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ARTH304: African Art

Unit 2: The Maghreb: Northernmost Africa and the Sahara   This section studies prehistoric rock art in the Maghreb and briefly reviews the history of the region’s development and its present-day nomadic cultures. Arab culture has affected this region, particularly through the religious influence of Islam. After conquering the Phoenicians, the Romans infiltrated North Africa, and while substantial Roman architectural ruins remain, the Arabs used some of them to construct mosques. Subsequently, most mosque architecture reflects a syncretistic blend of Arab traditions and indigenous forms of building throughout Africa. Note that Muslims pray individually in an open, communal space, traditionally punctuated by a courtyard area and a minaret ascended by clergy to call the faithful to salah (daily prayers).

Unit 2 Time Advisory
This unit should take you approximately 10 hours to complete:

☐    Subunit 2.1: 5 hours

☐    Subunit 2.2: 5 hours

Unit2 Learning Outcomes
Upon successful completion of this unit, you will be able to: - analyze prehistoric art in North Africa; - evaluate the impact of Roman and Phoenician culture in North Africa in the ancient world; and - discuss the living heritage of the Amizagh, or Berber, peoples.

2.1 Engraved and Painted Rock Art and Roman Ruins   - Reading: Wikipedia’s “Maghreb” Link: Wikipedia’s “Maghreb” (PDF)

 Instructions: Read this overview of the Maghreb. The page will take
you through the pre-colonial, colonial, and post-colonial period.
The art and architecture covered in this unit will span these
periods.  

 Terms of Use: This resource is released under a [Creative Commons
Attribution-Share-Alike 3.0
License](http://creativecommons.org/licenses/by-sa/3.0/). It is
attributed to Wikipedia, and the original version of this article
can be found [here](http://en.wikipedia.org/wiki/Maghreb).
  • Reading: The Metropolitan Museum of Art’s Heilbrunn Timeline of Art History: “African Rock Art of the Northern Zone” Link: The Metropolitan Museum of Art’s Heilbrunn Timeline of Art History: “African Rock Art of the Northern Zone” (HTML)

    Instructions: Read this description of the different styles of rock art in North Africa and examine the four accompanying images.

    Terms of Use: Please respect the copyright and terms of use displayed on the webpage above.

  • Reading: András Zboray’s “History and Exploration of the Libyan Desert” Link: András Zboray’s “History and Exploration of the Libyan Desert” (HTML)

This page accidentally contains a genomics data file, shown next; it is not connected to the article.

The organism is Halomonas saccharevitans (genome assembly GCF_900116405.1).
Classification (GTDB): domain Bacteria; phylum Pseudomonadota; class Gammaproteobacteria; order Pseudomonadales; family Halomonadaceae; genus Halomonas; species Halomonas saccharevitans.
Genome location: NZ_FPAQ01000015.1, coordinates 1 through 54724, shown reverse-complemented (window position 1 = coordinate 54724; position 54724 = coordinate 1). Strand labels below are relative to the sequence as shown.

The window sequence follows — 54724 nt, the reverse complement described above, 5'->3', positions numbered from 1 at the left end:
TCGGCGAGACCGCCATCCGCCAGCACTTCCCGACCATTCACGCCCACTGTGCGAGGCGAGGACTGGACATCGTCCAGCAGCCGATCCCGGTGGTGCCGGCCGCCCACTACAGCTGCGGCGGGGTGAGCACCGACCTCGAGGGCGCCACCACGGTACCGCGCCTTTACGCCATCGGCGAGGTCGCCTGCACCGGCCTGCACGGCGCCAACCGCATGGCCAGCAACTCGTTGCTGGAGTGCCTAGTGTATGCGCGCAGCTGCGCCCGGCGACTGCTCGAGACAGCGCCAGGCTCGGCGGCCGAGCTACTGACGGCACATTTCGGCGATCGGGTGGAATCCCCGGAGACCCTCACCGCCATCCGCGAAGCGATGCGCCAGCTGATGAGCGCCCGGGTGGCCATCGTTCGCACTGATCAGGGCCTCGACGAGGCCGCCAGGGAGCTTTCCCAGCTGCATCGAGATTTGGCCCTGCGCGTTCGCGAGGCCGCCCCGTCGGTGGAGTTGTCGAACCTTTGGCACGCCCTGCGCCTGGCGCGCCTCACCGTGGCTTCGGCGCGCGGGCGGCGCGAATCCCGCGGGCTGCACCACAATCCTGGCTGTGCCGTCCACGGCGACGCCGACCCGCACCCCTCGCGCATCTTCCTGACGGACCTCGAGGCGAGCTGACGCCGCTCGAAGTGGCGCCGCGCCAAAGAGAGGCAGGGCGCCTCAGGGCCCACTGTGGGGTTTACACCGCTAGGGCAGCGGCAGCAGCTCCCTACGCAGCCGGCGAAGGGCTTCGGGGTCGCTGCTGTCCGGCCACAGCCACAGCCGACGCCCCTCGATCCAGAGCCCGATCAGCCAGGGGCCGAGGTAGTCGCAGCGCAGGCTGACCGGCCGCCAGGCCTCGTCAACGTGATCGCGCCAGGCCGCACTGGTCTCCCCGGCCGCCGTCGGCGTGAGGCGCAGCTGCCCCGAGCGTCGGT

Instructions: Read this page for an overview of the history of the region and recent efforts to uncover rock carvings. After reading the history section, click on the links in the text to see many examples of the art found here.

    Terms of Use: Please respect the copyright and terms of use displayed on the webpage above.

  • Reading: United Nations Educational, Scientific, and Cultural Organization, World Heritage Convention: “Tassili N’ajjer” Link: United Nations Educational, Scientific, and Cultural Organization, World Heritage Convention: “Tassili N’ajjer” (HTML)

    Instructions: Read this overview of a World Heritage site in Algeria. Then, watch the video (under the “Video” tab at the top of the page) to see a brief introduction to the site and its rock paintings.

    Terms of Use: Please respect the copyright and terms of use displayed on the webpage above.

  • Reading: LibyaRockArt.com The Saylor Foundation does not yet have materials for this portion of the course. If you are interested in contributing your content to fill this gap or aware of a resource that could be used here, please submit it here.

    Submit Materials

  • Reading: Holly and David Hayes’ Sacred Destinations: “Carthage”

    Link: Holly and David Hayes’ Sacred Destinations: “Carthage” (HTML)

    Instructions: Read this article about Carthage.

    Terms of Use: Please respect the copyright and terms of use displayed on the webpage above.

  • Reading: United Nations Educational, Scientific, and Cultural Organization, World Heritage Convention: “Archeological Site of Carthage” Link: United Nations Educational, Scientific, and Cultural Organization, World Heritage Convention: “Archeological Site of Carthage” (HTML)

    Instructions: Read this site for an overview of the formerly great city of Carthage. Be sure to explore the accompanying images of the site.

    Terms of Use: Please respect the copyright and terms of use displayed on the webpage above.

  • Reading: United Nations Educational, Scientific, and Cultural Organization, World Heritage Convention: “Timgad” Link: United Nations Educational, Scientific, and Cultural Organization, World Heritage Convention: “Timgad” (HTML)

    Instructions: Read this overview of Timgad, Algeria, the site of an early Roman city in North Africa. Be sure to explore the accompanying images of the site.

    Terms of Use: Please respect the copyright and terms of use displayed on the webpage above.